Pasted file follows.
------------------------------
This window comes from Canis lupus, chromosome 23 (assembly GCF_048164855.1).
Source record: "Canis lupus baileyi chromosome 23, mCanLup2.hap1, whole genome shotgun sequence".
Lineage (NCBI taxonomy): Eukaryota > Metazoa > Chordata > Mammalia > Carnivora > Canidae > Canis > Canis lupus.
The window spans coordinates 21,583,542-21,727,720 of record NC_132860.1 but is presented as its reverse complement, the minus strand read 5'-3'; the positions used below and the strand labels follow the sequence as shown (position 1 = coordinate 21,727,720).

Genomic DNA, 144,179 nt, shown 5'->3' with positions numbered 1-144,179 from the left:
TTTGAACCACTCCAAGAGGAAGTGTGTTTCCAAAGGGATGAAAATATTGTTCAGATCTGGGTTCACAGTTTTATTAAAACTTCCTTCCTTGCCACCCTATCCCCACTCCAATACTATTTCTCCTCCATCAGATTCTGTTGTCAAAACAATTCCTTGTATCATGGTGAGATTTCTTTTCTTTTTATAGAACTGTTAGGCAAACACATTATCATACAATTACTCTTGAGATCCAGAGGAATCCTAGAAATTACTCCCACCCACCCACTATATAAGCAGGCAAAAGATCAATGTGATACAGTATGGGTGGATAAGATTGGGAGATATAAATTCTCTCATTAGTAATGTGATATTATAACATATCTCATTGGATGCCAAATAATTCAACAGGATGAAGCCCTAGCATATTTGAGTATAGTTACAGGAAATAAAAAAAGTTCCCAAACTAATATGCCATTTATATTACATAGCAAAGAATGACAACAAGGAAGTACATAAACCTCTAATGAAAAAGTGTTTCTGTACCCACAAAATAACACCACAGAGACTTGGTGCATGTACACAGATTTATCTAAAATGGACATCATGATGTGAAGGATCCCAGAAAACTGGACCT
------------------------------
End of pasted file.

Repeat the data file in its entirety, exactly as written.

This window comes from Canis lupus, chromosome 23 (assembly GCF_048164855.1).
Source record: "Canis lupus baileyi chromosome 23, mCanLup2.hap1, whole genome shotgun sequence".
Lineage (NCBI taxonomy): Eukaryota > Metazoa > Chordata > Mammalia > Carnivora > Canidae > Canis > Canis lupus.
The window spans coordinates 21,583,542-21,727,720 of record NC_132860.1 but is presented as its reverse complement, the minus strand read 5'-3'; the positions used below and the strand labels follow the sequence as shown (position 1 = coordinate 21,727,720).

Genomic DNA, 144,179 nt, shown 5'->3' with positions numbered 1-144,179 from the left:
TTTGAACCACTCCAAGAGGAAGTGTGTTTCCAAAGGGATGAAAATATTGTTCAGATCTGGGTTCACAGTTTTATTAAAACTTCCTTCCTTGCCACCCTATCCCCACTCCAATACTATTTCTCCTCCATCAGATTCTGTTGTCAAAACAATTCCTTGTATCATGGTGAGATTTCTTTTCTTTTTATAGAACTGTTAGGCAAACACATTATCATACAATTACTCTTGAGATCCAGAGGAATCCTAGAAATTACTCCCACCCACCCACTATATAAGCAGGCAAAAGATCAATGTGATACAGTATGGGTGGATAAGATTGGGAGATATAAATTCTCTCATTAGTAATGTGATATTATAACATATCTCATTGGATGCCAAATAATTCAACAGGATGAAGCCCTAGCATATTTGAGTATAGTTACAGGAAATAAAAAAAGTTCCCAAACTAATATGCCATTTATATTACATAGCAAAGAATGACAACAAGGAAGTACATAAACCTCTAATGAAAAAGTGTTTCTGTACCCACAAAATAACACCACAGAGACTTGGTGCATGTACACAGATTTATCTAAAATGGACATCATGATGTGAAGGATCCCAGAAAACTGGACCT